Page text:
APA: Otitis Media Is Novel Risk Factor for Obesity

August 14, 2008

A history of ear infections in childhood may damage the sense of taste, which causes changes in the sensory properties of foods, increases liking for energy-dense foods and caloric intake, and ultimately produces weight gain, according to research presented at the American Psychological Association annual convention held Aug. 14 to 17 in Boston.

THURSDAY, Aug. 14 (HealthDay News) -- A history of ear infections in childhood may damage the sense of taste, which causes changes in the sensory properties of foods, increases liking for energy-dense foods and caloric intake, and ultimately produces weight gain, according to research presented at the American Psychological Association annual convention held Aug. 14 to 17 in Boston. Related studies focused on the link between ear infections treated with tubes and damage to nerves involved in taste as well as the relationship between taste, diet and adiposity.

During a symposium entitled "Ear Infections, Taste Perception, and Obesity -- Unexpected Connections," chaired by Linda Bartoshuk, Ph.D., of the University of Florida, researchers addressed the following topics: "Ear Infections: A Source of Taste Damage"; "Ear Infections and Obesity in Adults"; "Ear Infections and Obesity in Children"; "Ear Infections, Tonsillectomies, and Obesity: NHES"; and "Adiposity, Taste Phenotype, and Food Liking."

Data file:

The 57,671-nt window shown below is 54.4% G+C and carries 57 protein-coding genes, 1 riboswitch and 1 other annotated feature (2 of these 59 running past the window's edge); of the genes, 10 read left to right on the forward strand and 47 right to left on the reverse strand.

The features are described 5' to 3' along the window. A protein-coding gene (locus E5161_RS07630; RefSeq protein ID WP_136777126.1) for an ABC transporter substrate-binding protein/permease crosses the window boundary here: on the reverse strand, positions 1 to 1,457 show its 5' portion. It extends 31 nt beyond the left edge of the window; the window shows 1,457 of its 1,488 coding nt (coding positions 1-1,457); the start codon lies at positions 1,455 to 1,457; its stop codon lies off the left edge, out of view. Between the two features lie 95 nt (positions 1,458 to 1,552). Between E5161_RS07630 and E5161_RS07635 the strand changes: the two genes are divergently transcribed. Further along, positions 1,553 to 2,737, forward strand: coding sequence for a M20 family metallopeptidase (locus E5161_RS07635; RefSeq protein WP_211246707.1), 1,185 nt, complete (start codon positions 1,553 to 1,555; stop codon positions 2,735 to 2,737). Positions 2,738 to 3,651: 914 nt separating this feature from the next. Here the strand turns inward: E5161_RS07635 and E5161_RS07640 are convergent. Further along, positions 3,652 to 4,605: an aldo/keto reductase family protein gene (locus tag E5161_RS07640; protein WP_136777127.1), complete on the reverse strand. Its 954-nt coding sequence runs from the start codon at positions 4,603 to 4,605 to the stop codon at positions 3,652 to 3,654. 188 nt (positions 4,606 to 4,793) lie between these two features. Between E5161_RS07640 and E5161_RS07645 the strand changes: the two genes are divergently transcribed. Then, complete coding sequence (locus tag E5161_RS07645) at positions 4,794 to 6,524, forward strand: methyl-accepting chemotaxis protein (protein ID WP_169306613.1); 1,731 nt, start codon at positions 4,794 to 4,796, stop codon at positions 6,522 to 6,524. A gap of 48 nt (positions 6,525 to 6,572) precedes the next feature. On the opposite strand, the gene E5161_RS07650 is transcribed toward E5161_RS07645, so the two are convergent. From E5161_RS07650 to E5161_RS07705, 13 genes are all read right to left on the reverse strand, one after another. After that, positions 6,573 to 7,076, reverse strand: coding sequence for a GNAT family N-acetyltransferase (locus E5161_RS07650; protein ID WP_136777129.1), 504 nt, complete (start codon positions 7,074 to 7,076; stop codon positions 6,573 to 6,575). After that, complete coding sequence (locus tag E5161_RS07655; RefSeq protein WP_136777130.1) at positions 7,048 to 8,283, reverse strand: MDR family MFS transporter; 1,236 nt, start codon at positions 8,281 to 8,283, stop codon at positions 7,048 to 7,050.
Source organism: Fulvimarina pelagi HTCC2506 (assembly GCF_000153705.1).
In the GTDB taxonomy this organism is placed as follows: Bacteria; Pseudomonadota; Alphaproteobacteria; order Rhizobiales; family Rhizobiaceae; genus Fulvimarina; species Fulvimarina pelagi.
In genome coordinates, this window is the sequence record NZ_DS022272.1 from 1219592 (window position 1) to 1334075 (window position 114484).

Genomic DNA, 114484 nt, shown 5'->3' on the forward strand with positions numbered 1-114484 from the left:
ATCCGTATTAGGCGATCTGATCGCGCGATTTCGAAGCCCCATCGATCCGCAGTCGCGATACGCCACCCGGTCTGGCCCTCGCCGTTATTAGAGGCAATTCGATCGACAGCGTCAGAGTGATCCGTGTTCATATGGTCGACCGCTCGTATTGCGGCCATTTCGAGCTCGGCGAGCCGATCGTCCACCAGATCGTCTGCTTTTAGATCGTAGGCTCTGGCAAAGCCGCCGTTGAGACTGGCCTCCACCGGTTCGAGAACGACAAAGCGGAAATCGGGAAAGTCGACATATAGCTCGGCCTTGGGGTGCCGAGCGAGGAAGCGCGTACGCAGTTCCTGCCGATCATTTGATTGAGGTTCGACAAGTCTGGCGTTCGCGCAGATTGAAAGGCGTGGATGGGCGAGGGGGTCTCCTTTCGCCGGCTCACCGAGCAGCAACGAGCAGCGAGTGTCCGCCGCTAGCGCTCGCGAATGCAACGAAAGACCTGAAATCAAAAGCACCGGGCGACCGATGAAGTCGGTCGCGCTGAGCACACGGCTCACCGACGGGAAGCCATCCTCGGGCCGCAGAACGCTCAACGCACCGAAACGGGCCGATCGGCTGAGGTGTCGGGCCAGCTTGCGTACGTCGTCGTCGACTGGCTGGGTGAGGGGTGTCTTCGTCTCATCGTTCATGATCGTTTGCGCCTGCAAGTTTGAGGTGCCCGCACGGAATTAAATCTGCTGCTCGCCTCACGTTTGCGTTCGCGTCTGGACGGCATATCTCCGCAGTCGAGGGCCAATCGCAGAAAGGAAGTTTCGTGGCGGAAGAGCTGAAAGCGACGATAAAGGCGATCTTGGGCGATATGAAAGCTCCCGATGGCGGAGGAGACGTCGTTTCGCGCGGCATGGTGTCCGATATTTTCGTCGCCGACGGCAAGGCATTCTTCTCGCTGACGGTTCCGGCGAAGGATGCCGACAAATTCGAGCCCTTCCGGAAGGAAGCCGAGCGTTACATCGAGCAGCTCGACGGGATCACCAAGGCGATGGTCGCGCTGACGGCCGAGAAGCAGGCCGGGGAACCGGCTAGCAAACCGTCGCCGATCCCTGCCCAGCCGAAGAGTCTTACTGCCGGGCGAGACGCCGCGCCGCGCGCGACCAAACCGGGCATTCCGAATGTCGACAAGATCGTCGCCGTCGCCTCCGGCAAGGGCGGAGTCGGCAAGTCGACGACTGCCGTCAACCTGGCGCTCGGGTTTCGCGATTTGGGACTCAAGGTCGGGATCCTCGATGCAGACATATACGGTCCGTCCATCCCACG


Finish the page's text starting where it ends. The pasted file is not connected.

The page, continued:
In a study by Kathleen Daly, Ph.D., of the University of Minnesota, and colleagues, the researchers used well-child data at age 2 to calculate body mass index-for-age. After controlling for birth weight, maternal smoking, education and income, the investigators found that tubes were significantly related to overweight (odds ratio 2.42) and concluded that chronic ear infections treated with tubes could damage nerves involved in taste.

In another study, John E. Hayes, Ph.D., of the University of Connecticut, and a colleague tested the relationship between taste, diet and adiposity in 110 women (mean age 45) who were phenotyped for taste genetics (6-n-propythiouracil) and taste pathology (quinine bitterness). They found that women who were less able to taste quinine bitterness on the tip of the tongue, a sign of greater pathology, had a higher liking and intake of fats and sweets. "These data extend recent findings that preference measures connect oral sensation with adiposity, are a proxy for dietary intake, and are a good predictor of central adiposity," the authors conclude.

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